However, the main system is obviously needed. It has jobs to do. It still carries at least part of the game logic and its general subsystems and the graphics in whole must be communicated with to alter its states. At the very least, it must know alternations in camera orientation.
Now, what comes intuitively to me - and I'm not sure about it and it's part of why I'm asking - is that the main system shouldn't use the whole PCI-E bandwidth available at any given moment in the game (or simulation). It appears to me that it's using it mainly for intercommunication rather than row transfer of data (after the initial mass preloading of assets). It sure must be using only part of the bandwidth.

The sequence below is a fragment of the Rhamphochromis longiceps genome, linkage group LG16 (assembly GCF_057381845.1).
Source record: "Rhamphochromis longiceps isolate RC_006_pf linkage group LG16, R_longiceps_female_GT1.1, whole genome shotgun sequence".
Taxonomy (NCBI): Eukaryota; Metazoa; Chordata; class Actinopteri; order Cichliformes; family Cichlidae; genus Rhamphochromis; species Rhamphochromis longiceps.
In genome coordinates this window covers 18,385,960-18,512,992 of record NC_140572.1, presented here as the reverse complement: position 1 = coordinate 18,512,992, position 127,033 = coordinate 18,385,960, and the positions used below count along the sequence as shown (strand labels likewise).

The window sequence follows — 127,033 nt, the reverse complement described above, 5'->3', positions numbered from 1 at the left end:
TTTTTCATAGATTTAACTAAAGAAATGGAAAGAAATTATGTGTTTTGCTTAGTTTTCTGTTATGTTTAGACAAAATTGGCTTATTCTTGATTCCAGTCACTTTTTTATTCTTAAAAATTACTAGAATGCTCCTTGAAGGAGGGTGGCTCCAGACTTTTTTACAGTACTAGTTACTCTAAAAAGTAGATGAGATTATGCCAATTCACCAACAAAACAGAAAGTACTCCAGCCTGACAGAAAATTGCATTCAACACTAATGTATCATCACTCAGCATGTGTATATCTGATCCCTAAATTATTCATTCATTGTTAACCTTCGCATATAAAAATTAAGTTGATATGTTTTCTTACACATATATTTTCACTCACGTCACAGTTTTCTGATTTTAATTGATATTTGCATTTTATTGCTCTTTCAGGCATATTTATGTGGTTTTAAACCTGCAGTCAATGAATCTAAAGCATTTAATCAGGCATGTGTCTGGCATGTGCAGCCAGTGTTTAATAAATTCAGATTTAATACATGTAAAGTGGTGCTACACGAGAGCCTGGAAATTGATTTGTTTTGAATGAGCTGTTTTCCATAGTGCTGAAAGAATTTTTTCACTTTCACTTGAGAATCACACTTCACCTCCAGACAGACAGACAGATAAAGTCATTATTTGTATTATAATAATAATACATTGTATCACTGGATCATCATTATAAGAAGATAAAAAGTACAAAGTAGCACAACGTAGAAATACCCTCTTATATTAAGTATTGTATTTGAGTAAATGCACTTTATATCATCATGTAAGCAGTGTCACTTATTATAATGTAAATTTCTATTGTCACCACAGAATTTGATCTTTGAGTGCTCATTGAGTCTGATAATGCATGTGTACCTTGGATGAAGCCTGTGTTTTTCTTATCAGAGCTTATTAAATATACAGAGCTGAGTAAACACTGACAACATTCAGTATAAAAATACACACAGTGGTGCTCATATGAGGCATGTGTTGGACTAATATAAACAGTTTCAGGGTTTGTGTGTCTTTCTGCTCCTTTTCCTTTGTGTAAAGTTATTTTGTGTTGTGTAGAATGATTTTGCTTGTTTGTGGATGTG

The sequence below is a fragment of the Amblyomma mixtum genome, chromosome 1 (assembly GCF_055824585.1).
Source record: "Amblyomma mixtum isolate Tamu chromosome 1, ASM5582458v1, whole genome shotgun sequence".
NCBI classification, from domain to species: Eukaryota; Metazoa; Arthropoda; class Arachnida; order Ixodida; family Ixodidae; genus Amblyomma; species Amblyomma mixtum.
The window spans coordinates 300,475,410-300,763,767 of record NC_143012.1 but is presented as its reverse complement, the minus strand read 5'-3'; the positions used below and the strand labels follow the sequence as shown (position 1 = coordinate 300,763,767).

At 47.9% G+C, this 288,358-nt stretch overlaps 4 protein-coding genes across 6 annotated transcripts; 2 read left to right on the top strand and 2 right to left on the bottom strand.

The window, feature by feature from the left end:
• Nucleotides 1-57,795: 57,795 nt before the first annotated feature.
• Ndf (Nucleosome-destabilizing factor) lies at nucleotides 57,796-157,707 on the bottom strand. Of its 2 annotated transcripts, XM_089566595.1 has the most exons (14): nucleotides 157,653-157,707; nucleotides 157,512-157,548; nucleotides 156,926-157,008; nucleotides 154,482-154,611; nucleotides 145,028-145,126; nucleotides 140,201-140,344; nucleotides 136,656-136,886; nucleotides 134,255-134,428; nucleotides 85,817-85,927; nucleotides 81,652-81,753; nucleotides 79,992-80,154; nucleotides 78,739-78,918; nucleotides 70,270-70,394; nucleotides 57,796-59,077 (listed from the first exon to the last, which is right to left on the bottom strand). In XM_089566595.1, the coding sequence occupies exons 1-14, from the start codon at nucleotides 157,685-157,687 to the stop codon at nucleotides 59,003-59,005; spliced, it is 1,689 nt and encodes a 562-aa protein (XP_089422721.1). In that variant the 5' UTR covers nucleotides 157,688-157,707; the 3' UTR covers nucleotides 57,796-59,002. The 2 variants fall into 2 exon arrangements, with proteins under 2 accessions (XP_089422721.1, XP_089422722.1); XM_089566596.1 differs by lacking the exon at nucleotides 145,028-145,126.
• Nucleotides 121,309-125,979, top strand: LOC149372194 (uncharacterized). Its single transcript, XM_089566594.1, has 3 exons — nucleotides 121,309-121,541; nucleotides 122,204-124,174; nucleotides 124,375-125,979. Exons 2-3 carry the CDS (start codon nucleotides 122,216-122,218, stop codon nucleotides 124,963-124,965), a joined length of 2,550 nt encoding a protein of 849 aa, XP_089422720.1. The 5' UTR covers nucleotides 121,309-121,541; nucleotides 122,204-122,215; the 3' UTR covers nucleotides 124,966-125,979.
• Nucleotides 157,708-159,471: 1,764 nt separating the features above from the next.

But I have an idea that probably answers it: The effect of performance by even a slight decrease of PCI-E lanes may be explained by considering that the game might be in need of bursts of transference of data. What I mean is, the game may need to be informed - or be in a state that this should be done - that a few textures must be switched around. Now, even if that process might be in "mass" of data quite thin, it might still benefit with a faster "burst" of data about that process. So, while the effect might be minimal - which is shown by all or most benchmarks - it might still be a benefit to have as much lanes - or bandwidth with a better bus version - as possible.
Am I right?